Video

    Video First-generation, Afghan-American Student Sets Sights on Basketball Glory

    Their parents are immigrants to the United States. They are kids who live between two worlds -- their parents' homeland and the U.S. For many of them, they feel most "American" at school. It can be tricky balancing both worlds. In this report, produced by Beth Mendelson, Arash Arabasadi tells us about one Afghan-American student who seems to be coping -- one shot at a time.
    Video

    Video Newest US Citizens, Writing the Next Great Chapter

    While universities across the United States honor their newest graduates this Friday, many immigrants in downtown Manhattan are celebrating, too. One hundred of them, representing 31 countries across four continents, graduated as U.S. citizens, joining the ranks of 680,000 others every year in New York and cities around the country.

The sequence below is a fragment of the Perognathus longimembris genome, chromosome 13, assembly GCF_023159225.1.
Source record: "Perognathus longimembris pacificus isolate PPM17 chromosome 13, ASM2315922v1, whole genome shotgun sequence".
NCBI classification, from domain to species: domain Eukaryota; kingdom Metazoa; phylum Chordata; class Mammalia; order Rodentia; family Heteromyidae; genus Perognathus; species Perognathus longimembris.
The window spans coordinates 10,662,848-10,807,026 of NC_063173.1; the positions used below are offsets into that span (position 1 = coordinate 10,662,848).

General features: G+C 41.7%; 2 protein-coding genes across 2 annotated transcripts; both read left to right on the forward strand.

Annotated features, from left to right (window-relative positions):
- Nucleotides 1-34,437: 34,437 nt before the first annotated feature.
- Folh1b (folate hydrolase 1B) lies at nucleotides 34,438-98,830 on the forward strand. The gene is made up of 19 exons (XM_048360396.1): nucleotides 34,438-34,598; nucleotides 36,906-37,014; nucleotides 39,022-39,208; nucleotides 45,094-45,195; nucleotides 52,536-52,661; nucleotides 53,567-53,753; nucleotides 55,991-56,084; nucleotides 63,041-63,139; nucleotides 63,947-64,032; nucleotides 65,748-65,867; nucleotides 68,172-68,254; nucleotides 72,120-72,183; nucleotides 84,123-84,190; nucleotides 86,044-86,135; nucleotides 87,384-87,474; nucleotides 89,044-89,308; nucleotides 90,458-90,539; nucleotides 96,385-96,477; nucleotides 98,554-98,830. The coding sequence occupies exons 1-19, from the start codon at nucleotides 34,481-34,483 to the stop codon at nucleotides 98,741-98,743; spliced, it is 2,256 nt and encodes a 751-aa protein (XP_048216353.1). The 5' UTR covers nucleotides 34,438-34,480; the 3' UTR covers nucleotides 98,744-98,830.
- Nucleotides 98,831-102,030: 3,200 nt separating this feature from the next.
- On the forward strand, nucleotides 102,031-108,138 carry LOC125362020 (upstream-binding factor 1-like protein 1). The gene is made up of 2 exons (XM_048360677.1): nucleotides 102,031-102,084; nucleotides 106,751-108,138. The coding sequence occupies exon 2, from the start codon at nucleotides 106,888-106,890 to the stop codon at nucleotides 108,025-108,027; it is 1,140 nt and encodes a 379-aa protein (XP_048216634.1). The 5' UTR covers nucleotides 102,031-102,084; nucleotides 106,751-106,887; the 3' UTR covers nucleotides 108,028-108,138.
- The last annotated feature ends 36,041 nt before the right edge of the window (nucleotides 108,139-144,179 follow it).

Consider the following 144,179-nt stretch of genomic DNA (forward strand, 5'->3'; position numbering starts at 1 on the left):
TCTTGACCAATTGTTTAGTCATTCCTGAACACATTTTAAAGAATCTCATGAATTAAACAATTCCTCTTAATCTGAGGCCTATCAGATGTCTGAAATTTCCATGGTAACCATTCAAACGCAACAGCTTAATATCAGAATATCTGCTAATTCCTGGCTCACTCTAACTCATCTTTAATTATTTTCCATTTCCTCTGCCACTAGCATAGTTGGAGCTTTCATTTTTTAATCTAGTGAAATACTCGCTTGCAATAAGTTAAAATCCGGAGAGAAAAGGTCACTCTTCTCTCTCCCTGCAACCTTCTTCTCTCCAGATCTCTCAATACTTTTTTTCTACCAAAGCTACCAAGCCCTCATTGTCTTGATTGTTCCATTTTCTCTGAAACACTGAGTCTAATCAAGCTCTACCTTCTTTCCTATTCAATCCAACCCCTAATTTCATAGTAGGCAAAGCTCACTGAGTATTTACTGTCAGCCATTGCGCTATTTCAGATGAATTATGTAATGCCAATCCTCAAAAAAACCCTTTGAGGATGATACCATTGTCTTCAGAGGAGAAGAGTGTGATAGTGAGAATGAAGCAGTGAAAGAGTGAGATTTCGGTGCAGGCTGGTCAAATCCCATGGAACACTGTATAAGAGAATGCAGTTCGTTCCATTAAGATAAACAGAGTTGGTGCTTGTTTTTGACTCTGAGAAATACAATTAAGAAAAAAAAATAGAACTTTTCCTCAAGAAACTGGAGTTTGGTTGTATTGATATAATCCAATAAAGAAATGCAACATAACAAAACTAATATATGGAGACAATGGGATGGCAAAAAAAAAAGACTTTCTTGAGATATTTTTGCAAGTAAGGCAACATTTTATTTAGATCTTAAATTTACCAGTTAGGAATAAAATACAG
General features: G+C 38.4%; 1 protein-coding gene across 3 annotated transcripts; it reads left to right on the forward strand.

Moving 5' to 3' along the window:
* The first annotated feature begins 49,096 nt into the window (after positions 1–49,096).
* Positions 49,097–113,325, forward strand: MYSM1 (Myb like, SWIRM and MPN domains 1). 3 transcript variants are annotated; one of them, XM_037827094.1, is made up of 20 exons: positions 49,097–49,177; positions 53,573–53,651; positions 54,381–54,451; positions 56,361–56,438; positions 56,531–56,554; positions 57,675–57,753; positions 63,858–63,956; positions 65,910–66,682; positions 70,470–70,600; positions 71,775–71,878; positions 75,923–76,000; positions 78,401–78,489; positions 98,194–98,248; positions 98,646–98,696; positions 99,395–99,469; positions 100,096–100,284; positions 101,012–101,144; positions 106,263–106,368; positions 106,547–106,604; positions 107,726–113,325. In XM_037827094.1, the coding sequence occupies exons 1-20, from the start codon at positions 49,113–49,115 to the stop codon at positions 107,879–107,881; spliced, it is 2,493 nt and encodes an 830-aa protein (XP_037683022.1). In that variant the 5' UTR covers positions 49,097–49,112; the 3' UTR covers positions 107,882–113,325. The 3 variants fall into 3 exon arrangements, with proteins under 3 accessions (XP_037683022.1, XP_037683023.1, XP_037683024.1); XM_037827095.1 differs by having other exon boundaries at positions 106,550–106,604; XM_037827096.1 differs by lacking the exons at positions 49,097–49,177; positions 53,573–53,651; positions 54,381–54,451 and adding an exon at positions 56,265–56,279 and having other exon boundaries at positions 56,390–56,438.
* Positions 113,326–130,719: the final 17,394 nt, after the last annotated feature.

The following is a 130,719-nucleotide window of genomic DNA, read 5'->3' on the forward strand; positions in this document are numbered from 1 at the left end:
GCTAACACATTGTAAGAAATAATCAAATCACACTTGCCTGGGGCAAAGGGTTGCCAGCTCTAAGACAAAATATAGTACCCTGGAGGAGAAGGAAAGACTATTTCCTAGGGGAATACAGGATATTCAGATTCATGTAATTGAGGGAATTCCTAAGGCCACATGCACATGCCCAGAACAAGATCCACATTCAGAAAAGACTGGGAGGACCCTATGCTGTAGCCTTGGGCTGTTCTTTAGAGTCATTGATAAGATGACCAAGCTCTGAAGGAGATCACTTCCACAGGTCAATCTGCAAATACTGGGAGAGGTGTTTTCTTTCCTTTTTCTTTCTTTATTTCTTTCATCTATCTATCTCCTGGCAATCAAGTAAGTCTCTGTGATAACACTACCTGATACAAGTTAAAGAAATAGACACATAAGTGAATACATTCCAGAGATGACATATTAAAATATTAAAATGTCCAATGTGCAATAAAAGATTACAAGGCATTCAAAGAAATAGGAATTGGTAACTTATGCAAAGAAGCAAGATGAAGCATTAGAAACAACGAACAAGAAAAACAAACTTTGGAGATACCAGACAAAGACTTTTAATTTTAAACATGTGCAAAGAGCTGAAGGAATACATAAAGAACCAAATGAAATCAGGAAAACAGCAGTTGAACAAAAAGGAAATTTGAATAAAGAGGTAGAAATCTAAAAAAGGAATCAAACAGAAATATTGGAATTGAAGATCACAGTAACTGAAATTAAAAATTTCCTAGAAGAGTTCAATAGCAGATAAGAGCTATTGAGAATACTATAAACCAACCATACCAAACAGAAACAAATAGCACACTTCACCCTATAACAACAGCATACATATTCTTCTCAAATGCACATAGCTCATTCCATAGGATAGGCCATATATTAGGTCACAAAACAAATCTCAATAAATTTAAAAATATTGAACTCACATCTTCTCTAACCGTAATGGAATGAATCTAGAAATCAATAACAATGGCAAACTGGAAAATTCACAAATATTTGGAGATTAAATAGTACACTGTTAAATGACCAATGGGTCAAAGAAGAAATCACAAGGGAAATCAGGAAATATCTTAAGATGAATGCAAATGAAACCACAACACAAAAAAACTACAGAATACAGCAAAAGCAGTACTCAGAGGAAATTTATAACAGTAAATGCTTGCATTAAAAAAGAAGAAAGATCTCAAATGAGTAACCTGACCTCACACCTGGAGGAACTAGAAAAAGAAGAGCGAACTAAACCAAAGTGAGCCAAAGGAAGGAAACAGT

Video

    Video Vietnam Sees Strong Economic Growth Despite Incomplete Reforms

    Vietnam has transformed its communist economy to become one of the world's fastest-growing nations. While the reforms are incomplete, multinational corporations see a profitable future in Vietnam and have made major investments -- as VOA's Jim Randle reports.
    Video

    Video Qatar Denies World Cup Corruption

    The head of Qatar’s organizing committee for the 2022 World Cup insists his country's bid to host the soccer tournament was completely clean, despite the corruption scandals that have rocked the sport’s governing body, FIFA. Hassan Al-Thawadi also said new laws would offer protection to migrants working on World Cup construction projects. VOA's Henry Ridgwell reports.
    Video

    Video Infrastructure Funding Puts Cambodia on Front Line of International Politics

    When leaders of the world’s seven most developed economies meet in Japan next week, demands for infrastructure investment world wide will be high on the agenda. Japanese Prime Minister Shinzo Abe’s push for “quality infrastructure investment” throughout Asia has been widely viewed as a counter to the rise of Chinese investment flooding into region.